Hijacking Chromecast With The Rickmote Controller

rick-astelyWith a simple $35 dongle that plugs right into your TV, it’s possible to enjoy your favorite TV shows, YouTube channels, and everything else Chromecast has to offer. Being a WiFi enabled device, it’s also possible to hijack a Chromecast, forcing your neighbors to watch [Rick Astley] say he’s never going to give you up.

The rickmote, as this horrible device is called, runs on a Raspberry Pi and does a lot of WiFi shennaigans to highjack a Chromecast. First, all the wireless networks within range of the rickmote are deauthenticated. When this happens, Chromecast devices generally freak out and try to automatically reconfigure themselves and accept commands from anyone within proximity. The rickmote is more than happy to provide these commands to any Chromecast device, in the form of the hit song from 1987 and 2008.

Video demo of the rickmote below, along with a talk from ToorCon describing how the hijacking actually works.

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A Lesson in Blind Reverse Engineering – Signals Intelligence

spread sheet of binary data

In a fit of desperation, I turned to data mining tools and algorithms, but stepped back from the horror of that unspeakable knowledge before my mind was shattered. That way madness lies.

–[Rory O'hare]

Wise words. Wise words, indeed. Who among us hasn’t sat staring into the abyss of seemingly endless data without the slightest clue to what it means or even how to go about figuring out what it means? To literally feel the brain damage seeping in as you start to see ‘ones’ and ‘zeros’ reach out to you from every day electronic devices…like some ghost in the wires. But do not fear, wise hacker! For we have good news to report! [Rory O'hare] has dived into this very abyss, and has emerged successful.

While others were out and about playing games and doing whatever non-hackers do to entertain themselves, [Rory O'hare] decided to reach out and grab some random wireless signals for a little fun and excitement. And what he found was not just a strong, repeating signal at 433Mhz. Not just a signal that oozed with evidence of ASK. What he found was a challenge…a mystery that was begging to be solved. A way to test his skill set. Could he reverse engineer a signal by just looking at the signal alone? Read on, and find out.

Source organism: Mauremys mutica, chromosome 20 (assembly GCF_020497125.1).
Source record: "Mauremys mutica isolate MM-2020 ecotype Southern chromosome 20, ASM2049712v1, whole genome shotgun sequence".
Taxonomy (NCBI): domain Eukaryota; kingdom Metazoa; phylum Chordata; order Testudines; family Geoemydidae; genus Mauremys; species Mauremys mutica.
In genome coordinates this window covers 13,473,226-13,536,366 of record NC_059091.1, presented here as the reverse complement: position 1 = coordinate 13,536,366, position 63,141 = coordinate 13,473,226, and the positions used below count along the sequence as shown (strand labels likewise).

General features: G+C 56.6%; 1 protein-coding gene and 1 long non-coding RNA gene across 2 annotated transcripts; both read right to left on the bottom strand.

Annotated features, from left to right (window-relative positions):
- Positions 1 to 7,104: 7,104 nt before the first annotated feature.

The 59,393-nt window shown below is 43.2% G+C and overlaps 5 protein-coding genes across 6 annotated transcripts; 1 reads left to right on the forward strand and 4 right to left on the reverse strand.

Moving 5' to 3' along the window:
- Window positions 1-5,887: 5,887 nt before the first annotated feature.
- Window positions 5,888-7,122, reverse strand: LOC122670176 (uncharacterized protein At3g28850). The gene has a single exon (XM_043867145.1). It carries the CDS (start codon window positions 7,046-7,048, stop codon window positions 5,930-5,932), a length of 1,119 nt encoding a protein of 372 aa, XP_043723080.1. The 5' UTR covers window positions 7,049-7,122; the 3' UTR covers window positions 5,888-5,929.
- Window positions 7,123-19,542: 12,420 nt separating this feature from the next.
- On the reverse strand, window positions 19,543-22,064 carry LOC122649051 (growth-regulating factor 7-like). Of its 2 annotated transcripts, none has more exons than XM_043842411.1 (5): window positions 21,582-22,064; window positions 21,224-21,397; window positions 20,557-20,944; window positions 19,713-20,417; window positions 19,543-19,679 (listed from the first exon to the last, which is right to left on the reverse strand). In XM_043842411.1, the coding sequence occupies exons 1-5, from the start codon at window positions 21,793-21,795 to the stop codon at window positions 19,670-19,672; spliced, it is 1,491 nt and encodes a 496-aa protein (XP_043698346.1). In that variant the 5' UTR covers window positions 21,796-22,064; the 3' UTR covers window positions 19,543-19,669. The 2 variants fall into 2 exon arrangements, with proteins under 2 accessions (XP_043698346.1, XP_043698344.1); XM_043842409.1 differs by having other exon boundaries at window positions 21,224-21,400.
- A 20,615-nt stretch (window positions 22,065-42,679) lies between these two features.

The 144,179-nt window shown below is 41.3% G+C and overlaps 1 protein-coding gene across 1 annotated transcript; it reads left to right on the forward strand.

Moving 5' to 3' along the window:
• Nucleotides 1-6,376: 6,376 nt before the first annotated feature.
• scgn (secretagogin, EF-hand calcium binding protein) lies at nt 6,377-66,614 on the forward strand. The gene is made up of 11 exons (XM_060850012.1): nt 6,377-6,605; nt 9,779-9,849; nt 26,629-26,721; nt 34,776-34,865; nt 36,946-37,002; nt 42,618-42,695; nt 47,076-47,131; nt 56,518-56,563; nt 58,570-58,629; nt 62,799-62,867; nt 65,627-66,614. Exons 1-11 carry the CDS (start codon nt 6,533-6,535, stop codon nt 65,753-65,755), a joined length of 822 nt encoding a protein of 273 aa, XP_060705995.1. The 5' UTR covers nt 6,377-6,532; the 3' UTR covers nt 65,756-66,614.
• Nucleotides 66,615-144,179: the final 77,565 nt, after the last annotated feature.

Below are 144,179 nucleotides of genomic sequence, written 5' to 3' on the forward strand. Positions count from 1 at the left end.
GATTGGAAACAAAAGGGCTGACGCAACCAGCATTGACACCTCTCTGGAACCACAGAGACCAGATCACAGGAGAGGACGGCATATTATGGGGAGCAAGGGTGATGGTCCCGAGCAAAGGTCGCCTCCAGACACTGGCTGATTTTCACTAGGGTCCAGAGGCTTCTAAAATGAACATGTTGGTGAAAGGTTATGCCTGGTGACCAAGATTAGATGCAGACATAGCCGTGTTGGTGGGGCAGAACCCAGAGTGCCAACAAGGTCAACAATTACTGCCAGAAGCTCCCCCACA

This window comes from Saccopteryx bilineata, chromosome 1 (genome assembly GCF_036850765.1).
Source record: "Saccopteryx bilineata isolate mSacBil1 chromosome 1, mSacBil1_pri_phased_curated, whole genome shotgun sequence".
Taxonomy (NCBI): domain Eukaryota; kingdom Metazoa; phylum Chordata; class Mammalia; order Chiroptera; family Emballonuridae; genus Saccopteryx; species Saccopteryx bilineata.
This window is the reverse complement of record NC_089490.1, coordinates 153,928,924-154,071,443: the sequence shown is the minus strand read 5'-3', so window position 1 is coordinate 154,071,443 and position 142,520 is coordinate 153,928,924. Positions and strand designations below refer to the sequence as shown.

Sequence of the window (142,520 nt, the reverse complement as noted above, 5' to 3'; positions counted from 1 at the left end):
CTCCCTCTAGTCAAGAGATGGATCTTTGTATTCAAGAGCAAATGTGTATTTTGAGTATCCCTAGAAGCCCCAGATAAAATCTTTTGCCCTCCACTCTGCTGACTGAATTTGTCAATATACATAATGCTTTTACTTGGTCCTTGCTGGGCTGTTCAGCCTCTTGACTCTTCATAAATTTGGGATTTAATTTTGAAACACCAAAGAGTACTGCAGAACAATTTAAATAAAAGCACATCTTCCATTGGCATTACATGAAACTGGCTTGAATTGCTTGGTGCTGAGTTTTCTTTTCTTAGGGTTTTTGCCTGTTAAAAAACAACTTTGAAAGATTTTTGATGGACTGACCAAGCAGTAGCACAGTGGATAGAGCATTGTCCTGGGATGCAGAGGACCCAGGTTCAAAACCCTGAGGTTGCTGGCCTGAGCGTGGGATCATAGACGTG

Seeker Hats Find Each other With Directional LEDs

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[John Petersen] created a very cool piece of wearable technology for him and his son. Eager to explore the Maker Fair, but not eager to lose his son in the crowds, he’s come up with the Seeker Hat — a kind of auto-locating GPS hat which always points towards the other.

It’s a clever setup that makes use of a GPS module, a microprocessor, a xBee wireless chip, a compass, and LEDs to light the way. The GPS determines the hat’s approximate location, the xBee transmits it to the other hat, the digital compasses determine the directions of both hats, and the microprocessor figures out the azimuth, resulting in a difference in trajectory of the two — a strip of LEDs, like landing lights, direct you in the right direction.

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The Development Of A Lightweight Wireless Protocol

BANO[Texane] had been thinking about how to monitor the state of his garage door from a remote place. The door itself isn’t around any power outlets, and is a few floors away from where his server would be located in his apartment. This presented a few design challenges – namely, the sensor itself should have a wireless connection to the server, and being low power would be a great idea. This led to the development of a minimalist framework for wireless communication that allows a sensor to run for weeks without a battery swap.

The wireless protocol itself is based on a simple key value pair; each individual sensor, coupled with a NRF905 radio, has passes an address, a key, and a value. There are allowances for checksums and acknowledgement, but as the PDF says, this is a very minimal protocol.

With the software out of the way, [Texane] turned to the hardware. The microcontroller is a simple Arduino clone, paired with a radio and a coin cell on a small board. The micro spends most of its time in a low power state, with the sensor, in this case a reed switch, tied to an interrupt pin.